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ELEANOR MORGAN v. FIRST PENNSYLVANIA BANK (05/11/88)

filed: May 11, 1988.

ELEANOR MORGAN, GUARDIAN FOR ESTHER WEAND, AN INCOMPETENT, APPELLANTS,
v.
FIRST PENNSYLVANIA BANK, APPELLEE



Appeal From Judgment, Court of Common Pleas Civil Division, Montgomery County No. 85-07505

COUNSEL

John P. Yatsko, Norristown, for appellants.

David R. DeStefano, Norristown, for appellee.

Cavanaugh, Beck and Hester, JJ. Hester, J., files a dissenting opinion.

Author: Cavanaugh

[ 373 Pa. Super. Page 410]

The issues in this case are whether the court below erred (1) in permitting the appellee, First Pennsylvania Bank, to admit signature cards in evidence and (2) in permitting the bank to introduce evidence which explained the terms of the bank's written regulations.

In 1966, Esther Weand opened a passbook savings account with the First Pennsylvania Bank. In 1971 she had the account changed to a joint account with her sister, Julia Bruce. Both Esther and Julia signed the signature card which specifically stated that the account was a joint account.*fn1 The agreement with the bank provided that the account was subject to withdrawal by either party. On November 30, 1983, Mrs. Bruce wrote to the bank and requested that the joint account be closed and that all the funds in the account be sent to her. Gwendolyn Webster, who was the bank manager at the bank involved in this transaction, testified that she knew Mrs. Bruce's signature from prior transactions and verified the signature on the letter comparing it with the signature on the signature card kept at the bank. A treasurer's check in the amount of $5,180.22 was sent by the bank to Mrs. Bruce on December 14, 1983 and the account was closed.

[ 373 Pa. Super. Page 411]

On December 9, 1983, a few days before the funds were paid to Mrs. Bruce, Mrs. Weand was adjudicated incompetent and a guardian of her estate appointed. The appellant in this case is the guardian of Mrs. Weand's estate.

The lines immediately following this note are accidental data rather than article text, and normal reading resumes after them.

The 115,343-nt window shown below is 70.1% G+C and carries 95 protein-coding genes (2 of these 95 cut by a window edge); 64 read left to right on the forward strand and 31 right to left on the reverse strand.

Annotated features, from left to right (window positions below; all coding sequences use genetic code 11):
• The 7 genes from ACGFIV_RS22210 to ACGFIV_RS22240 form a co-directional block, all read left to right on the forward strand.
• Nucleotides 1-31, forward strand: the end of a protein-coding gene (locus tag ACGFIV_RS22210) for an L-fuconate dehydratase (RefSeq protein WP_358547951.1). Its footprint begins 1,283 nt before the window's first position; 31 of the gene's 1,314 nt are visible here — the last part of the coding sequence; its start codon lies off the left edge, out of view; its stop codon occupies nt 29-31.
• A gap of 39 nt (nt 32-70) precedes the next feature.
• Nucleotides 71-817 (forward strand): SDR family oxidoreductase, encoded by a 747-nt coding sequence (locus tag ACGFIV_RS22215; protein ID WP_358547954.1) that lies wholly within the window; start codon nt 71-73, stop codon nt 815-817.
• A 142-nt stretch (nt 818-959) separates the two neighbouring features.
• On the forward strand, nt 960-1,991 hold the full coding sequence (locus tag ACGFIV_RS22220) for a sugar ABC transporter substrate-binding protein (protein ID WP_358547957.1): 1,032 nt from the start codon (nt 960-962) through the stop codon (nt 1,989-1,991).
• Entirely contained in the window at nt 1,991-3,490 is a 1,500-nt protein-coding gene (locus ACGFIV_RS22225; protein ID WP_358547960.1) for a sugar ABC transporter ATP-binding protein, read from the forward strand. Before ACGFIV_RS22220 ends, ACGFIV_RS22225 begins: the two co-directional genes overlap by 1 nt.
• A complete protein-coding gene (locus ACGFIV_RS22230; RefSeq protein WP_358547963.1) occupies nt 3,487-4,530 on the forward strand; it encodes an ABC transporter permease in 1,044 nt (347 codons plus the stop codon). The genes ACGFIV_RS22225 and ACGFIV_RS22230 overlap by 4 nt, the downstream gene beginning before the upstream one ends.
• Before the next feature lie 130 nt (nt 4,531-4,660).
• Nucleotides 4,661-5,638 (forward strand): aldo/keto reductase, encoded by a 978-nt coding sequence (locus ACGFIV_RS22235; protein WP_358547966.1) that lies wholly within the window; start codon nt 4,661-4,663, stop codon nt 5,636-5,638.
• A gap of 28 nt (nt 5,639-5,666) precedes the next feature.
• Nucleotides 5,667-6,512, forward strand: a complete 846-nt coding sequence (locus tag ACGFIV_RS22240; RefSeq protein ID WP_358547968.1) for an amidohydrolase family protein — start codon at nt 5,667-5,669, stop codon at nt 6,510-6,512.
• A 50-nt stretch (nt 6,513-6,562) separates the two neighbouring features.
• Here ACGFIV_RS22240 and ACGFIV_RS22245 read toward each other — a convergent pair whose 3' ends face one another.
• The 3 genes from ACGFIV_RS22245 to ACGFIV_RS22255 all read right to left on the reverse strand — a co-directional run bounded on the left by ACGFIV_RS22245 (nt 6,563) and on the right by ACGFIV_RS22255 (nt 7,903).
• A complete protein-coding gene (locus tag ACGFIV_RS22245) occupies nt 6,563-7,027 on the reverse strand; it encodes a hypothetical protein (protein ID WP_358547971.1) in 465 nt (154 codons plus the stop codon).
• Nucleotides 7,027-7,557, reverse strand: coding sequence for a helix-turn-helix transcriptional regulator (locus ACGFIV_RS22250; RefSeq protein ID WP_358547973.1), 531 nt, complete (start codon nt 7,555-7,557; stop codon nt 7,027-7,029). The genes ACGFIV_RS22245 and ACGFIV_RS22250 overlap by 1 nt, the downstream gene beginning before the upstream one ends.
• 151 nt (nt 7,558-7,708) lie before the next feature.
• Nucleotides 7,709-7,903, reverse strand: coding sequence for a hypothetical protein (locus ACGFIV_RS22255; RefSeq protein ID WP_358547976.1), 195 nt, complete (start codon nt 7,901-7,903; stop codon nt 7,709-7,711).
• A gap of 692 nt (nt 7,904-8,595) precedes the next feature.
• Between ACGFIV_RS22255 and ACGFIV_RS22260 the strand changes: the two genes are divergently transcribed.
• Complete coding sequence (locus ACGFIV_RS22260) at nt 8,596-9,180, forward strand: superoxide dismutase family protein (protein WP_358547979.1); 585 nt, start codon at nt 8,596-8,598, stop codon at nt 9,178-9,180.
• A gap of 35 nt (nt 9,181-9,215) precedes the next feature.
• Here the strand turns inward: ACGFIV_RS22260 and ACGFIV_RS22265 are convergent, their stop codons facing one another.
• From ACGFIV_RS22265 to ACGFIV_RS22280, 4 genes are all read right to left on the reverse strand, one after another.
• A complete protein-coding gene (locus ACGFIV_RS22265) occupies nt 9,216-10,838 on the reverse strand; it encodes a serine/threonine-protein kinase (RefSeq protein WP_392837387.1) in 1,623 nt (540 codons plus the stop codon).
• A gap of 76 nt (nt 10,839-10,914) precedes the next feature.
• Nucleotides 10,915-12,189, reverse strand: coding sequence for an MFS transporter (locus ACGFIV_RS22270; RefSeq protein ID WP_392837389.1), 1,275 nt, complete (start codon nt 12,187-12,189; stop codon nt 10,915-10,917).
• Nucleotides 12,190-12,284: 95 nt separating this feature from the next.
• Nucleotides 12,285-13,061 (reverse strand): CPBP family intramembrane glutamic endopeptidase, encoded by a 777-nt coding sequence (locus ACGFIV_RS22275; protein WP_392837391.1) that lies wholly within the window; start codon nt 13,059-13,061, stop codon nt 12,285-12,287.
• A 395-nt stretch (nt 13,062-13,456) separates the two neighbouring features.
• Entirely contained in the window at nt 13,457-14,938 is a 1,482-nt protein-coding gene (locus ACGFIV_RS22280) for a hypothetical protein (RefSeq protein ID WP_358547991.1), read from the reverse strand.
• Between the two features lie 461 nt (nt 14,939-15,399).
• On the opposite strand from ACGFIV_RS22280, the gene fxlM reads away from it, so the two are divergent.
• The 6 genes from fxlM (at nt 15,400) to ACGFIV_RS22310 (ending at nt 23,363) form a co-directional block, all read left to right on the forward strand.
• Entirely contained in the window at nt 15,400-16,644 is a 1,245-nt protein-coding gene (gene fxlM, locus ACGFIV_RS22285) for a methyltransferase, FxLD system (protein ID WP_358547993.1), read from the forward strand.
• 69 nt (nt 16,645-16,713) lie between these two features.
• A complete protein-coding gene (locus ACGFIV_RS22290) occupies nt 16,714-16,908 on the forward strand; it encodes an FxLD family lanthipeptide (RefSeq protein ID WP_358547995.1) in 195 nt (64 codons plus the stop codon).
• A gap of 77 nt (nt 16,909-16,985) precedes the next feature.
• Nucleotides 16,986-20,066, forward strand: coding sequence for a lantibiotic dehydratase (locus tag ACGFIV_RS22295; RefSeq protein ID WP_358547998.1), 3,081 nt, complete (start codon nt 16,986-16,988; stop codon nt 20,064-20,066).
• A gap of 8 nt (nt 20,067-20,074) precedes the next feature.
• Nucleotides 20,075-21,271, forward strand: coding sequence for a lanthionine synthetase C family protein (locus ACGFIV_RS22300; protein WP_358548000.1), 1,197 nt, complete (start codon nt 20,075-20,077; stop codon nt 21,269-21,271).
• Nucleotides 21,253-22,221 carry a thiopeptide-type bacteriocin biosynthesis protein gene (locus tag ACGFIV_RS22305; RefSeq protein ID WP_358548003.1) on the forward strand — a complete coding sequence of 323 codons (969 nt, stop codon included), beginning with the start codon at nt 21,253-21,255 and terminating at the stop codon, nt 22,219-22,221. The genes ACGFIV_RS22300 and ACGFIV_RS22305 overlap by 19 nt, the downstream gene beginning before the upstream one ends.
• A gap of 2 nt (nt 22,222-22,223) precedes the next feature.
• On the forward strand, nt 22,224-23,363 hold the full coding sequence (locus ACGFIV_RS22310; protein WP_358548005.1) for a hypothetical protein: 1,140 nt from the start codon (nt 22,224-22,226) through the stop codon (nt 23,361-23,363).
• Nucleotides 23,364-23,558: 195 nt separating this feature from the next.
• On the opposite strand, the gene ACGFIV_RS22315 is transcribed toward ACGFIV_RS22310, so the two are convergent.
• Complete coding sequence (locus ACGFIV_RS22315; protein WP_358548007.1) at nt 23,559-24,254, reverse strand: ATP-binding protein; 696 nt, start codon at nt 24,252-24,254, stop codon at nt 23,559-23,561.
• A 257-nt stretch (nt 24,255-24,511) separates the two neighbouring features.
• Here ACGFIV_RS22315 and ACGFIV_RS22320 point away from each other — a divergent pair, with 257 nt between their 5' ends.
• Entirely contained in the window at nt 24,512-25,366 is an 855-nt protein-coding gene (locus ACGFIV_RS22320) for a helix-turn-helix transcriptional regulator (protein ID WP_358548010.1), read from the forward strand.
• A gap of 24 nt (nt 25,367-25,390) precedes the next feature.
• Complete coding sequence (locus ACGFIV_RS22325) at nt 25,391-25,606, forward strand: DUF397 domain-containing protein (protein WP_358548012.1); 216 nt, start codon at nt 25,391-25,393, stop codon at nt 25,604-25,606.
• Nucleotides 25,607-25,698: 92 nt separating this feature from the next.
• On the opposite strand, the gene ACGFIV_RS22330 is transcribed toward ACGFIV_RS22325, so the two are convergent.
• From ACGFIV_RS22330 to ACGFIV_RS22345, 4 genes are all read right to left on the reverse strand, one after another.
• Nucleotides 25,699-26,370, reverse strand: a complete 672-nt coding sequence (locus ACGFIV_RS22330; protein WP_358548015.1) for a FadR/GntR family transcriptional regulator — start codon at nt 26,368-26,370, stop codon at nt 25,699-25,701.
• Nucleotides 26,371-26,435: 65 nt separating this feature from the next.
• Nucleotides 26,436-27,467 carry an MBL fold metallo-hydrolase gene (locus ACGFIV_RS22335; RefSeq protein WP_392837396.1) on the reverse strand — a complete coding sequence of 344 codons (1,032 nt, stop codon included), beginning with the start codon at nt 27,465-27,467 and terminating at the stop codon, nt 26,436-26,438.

The appellant commenced an action in the court below alleging that the appellee, First Pennsylvania Bank, was negligent and also breached its contract. The claims were partially based on the allegation that the bank transferred the funds in violation of its regulations as set forth on the passbook savings account. The case was initially heard before a panel of arbitrators who found for the appellee bank. An appeal was taken to the Court of Common Pleas. Following a two day trial without a jury, the court below, by Yohn, J., found for the bank. The plaintiff, who was the guardian of Mrs. Weand's estate, filed post-trial motions which were denied and an appeal was filed with this court.

In order to put the issues in focus, we must examine the legal consequences of what Esther Weand did in 1971. In that year she established a joint bank account with her sister, Julia Bruce. Both sisters signed the signature card and either could withdraw the funds from the account. The survivor was to receive the balance in the account. As pointed out in Watson Estate, 290 Pa. Super. 384, 434 A.2d 805 (1981) an executed signature card establishes prima facie an inter vivos gift from the party funding the account to the other joint tenant. See also Krempasky Estate, 348 Pa. Super. 128, 501 A.2d 681 (1985); Dzierski Estate, 449 Pa. 285, 296 A.2d 716 (1972). The presumption of a valid inter vivos gift, in the circumstances of establishing a joint account, may be rebutted only by clear, precise and convincing evidence. Banko v. Malanecki, 499 Pa. 92, 451 A.2d 1008 (1982).